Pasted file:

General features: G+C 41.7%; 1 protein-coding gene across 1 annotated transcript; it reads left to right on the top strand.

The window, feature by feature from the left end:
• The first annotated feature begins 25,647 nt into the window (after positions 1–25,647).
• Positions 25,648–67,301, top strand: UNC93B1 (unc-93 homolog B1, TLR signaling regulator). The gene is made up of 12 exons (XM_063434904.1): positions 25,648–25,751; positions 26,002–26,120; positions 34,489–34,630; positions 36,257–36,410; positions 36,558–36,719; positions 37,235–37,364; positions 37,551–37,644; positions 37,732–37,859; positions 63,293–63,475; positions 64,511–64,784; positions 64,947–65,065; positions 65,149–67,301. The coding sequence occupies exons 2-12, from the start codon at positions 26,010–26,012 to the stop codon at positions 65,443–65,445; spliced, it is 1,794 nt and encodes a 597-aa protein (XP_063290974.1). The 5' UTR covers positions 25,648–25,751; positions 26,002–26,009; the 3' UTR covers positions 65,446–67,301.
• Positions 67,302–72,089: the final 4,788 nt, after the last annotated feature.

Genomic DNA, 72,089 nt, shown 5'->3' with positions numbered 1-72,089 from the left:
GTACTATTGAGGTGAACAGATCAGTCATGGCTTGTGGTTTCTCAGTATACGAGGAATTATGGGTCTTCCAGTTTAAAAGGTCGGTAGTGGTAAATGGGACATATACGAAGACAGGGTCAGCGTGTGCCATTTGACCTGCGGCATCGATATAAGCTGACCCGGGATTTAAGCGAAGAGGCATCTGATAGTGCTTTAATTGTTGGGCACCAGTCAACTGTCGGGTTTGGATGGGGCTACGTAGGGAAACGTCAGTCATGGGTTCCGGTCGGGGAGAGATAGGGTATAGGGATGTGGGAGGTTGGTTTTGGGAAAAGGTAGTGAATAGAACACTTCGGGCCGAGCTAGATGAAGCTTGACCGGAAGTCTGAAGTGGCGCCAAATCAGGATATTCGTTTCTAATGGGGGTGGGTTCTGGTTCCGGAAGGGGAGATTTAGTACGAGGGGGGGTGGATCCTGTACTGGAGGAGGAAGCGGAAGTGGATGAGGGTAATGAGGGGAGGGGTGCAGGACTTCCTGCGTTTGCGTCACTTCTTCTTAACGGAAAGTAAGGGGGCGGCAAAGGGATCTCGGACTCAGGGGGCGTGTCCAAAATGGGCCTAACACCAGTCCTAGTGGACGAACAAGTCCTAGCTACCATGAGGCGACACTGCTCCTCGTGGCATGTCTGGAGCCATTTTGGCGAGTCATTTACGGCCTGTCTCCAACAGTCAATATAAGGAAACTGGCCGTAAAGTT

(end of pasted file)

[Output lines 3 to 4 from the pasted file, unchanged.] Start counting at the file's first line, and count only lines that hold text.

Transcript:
• The first annotated feature begins 25,647 nt into the window (after positions 1–25,647).
• Positions 25,648–67,301, top strand: UNC93B1 (unc-93 homolog B1, TLR signaling regulator). The gene is made up of 12 exons (XM_063434904.1): positions 25,648–25,751; positions 26,002–26,120; positions 34,489–34,630; positions 36,257–36,410; positions 36,558–36,719; positions 37,235–37,364; positions 37,551–37,644; positions 37,732–37,859; positions 63,293–63,475; positions 64,511–64,784; positions 64,947–65,065; positions 65,149–67,301. The coding sequence occupies exons 2-12, from the start codon at positions 26,010–26,012 to the stop codon at positions 65,443–65,445; spliced, it is 1,794 nt and encodes a 597-aa protein (XP_063290974.1). The 5' UTR covers positions 25,648–25,751; positions 26,002–26,009; the 3' UTR covers positions 65,446–67,301.